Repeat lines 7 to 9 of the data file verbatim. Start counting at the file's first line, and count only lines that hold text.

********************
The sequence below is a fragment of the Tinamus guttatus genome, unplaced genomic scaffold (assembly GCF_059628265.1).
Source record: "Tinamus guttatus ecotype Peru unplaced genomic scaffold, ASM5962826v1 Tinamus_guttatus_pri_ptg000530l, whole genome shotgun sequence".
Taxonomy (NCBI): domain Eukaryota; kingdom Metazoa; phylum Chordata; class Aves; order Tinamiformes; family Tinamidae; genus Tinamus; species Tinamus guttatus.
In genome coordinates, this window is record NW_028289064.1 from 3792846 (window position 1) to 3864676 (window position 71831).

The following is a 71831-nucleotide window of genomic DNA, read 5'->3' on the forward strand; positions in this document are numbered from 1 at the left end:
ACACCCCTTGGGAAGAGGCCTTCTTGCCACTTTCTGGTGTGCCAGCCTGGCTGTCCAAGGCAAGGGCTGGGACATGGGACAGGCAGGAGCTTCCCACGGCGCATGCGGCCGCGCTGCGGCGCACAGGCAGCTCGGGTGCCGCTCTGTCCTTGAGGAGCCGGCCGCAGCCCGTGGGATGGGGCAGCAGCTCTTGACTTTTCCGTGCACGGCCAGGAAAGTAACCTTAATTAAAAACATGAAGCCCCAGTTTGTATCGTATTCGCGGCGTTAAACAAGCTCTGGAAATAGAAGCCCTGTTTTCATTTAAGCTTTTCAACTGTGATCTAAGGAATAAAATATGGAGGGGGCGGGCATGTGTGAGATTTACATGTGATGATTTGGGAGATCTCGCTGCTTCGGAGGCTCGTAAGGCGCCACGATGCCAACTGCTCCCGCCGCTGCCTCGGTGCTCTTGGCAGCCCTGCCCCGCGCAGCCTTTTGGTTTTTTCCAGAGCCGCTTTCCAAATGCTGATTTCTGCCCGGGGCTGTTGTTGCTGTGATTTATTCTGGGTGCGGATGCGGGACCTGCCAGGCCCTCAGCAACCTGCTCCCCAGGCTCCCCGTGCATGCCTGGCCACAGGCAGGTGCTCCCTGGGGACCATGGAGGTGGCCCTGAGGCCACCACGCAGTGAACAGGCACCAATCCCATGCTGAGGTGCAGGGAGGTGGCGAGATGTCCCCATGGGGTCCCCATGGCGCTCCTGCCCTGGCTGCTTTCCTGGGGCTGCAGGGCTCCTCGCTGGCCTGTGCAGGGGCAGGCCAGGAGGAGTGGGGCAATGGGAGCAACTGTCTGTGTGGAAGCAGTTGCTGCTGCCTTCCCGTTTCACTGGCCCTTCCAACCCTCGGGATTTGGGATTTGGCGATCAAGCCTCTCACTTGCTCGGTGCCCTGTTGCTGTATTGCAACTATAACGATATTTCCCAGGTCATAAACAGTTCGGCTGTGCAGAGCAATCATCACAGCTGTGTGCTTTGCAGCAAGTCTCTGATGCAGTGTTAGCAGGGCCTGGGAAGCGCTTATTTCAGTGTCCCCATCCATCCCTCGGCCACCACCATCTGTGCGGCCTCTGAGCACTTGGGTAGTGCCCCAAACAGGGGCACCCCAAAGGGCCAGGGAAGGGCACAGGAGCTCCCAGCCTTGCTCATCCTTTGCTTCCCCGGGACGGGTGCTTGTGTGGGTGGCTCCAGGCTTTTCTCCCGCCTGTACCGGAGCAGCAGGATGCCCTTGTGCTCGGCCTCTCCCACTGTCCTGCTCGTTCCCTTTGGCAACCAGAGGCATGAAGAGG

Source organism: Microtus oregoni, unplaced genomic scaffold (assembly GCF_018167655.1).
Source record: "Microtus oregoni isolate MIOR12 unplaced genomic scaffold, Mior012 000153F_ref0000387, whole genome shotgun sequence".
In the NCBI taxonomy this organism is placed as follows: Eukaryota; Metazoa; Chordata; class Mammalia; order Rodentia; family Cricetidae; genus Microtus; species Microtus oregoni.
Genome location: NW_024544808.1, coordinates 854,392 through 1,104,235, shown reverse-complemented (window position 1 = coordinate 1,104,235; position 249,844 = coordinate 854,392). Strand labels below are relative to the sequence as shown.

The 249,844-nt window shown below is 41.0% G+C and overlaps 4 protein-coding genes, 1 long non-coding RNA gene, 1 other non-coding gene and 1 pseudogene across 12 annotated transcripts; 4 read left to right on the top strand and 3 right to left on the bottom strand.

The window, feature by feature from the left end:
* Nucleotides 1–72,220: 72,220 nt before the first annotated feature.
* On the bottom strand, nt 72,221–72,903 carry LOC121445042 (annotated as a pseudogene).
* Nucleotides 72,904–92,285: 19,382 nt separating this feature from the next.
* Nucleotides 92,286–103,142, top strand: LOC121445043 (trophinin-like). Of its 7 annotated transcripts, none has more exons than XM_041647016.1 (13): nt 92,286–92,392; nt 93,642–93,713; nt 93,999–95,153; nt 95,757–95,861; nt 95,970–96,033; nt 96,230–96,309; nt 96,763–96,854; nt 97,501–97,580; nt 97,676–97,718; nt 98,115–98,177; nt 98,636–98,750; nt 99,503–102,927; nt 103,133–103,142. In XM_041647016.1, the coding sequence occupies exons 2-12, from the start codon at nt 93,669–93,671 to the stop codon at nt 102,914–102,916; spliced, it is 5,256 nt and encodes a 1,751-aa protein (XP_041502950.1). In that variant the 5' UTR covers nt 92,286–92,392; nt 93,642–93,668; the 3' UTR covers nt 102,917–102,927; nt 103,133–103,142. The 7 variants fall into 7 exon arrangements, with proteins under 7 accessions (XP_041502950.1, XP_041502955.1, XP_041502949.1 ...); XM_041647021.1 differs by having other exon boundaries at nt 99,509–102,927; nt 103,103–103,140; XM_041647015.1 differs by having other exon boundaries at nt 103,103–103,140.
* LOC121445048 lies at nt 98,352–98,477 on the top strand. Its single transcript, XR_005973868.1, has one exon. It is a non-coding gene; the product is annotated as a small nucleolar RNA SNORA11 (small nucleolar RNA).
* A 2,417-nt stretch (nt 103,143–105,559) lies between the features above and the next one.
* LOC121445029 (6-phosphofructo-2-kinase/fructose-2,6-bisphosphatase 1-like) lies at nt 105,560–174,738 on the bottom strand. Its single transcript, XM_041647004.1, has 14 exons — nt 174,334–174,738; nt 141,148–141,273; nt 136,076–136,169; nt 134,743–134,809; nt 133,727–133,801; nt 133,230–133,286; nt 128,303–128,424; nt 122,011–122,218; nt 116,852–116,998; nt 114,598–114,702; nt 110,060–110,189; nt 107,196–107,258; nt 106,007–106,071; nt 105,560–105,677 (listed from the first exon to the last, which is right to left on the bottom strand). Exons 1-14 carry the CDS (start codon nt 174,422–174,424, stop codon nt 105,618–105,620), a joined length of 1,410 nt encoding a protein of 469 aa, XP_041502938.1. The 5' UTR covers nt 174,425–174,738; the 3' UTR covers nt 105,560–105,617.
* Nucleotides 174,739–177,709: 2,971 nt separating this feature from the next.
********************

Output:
Source organism: Microtus oregoni, unplaced genomic scaffold (assembly GCF_018167655.1).
Source record: "Microtus oregoni isolate MIOR12 unplaced genomic scaffold, Mior012 000153F_ref0000387, whole genome shotgun sequence".
In the NCBI taxonomy this organism is placed as follows: Eukaryota; Metazoa; Chordata; class Mammalia; order Rodentia; family Cricetidae; genus Microtus; species Microtus oregoni.